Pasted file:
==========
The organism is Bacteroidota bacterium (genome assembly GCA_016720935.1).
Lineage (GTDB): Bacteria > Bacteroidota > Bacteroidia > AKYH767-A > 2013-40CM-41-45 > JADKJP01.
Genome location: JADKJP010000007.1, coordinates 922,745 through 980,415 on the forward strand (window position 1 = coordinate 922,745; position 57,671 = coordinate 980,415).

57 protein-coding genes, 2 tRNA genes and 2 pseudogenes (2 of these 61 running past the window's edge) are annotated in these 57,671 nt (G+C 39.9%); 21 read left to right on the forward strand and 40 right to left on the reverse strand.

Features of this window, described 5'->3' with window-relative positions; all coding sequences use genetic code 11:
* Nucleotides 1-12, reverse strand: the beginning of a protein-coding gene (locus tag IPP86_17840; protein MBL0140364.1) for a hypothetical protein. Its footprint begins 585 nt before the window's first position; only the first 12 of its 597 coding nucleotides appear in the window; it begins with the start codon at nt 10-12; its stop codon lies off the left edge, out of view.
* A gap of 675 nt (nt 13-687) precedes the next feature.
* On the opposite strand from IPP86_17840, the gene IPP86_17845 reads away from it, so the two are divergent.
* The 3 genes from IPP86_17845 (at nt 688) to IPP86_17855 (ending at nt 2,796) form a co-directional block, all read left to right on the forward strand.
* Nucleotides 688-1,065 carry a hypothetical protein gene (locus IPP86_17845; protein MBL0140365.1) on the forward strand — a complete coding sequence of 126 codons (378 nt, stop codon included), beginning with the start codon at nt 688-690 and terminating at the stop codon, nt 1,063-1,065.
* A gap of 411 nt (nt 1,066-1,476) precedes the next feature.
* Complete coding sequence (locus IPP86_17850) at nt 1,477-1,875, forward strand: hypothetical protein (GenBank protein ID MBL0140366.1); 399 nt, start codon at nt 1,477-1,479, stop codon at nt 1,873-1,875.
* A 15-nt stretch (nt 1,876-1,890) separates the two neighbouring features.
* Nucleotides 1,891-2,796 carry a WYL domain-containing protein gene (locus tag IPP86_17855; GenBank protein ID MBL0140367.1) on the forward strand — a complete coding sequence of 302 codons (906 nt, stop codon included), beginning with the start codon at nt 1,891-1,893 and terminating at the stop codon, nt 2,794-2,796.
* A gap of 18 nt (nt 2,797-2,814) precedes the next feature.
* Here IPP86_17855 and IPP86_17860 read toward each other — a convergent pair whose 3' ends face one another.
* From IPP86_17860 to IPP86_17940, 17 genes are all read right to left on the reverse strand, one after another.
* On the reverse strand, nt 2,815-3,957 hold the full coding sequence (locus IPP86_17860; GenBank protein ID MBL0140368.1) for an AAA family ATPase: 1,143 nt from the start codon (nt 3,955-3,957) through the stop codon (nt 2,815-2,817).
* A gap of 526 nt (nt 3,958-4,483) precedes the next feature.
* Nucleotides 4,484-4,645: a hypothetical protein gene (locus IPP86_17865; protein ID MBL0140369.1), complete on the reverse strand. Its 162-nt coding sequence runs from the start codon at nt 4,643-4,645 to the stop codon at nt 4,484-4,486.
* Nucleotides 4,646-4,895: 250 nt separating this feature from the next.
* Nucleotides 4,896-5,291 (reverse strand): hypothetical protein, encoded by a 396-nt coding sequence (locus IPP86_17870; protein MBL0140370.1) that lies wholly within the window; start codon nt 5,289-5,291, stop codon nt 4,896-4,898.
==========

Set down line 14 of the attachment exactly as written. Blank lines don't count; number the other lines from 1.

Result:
* Nucleotides 1,891-2,796 carry a WYL domain-containing protein gene (locus tag IPP86_17855; GenBank protein ID MBL0140367.1) on the forward strand — a complete coding sequence of 302 codons (906 nt, stop codon included), beginning with the start codon at nt 1,891-1,893 and terminating at the stop codon, nt 2,794-2,796.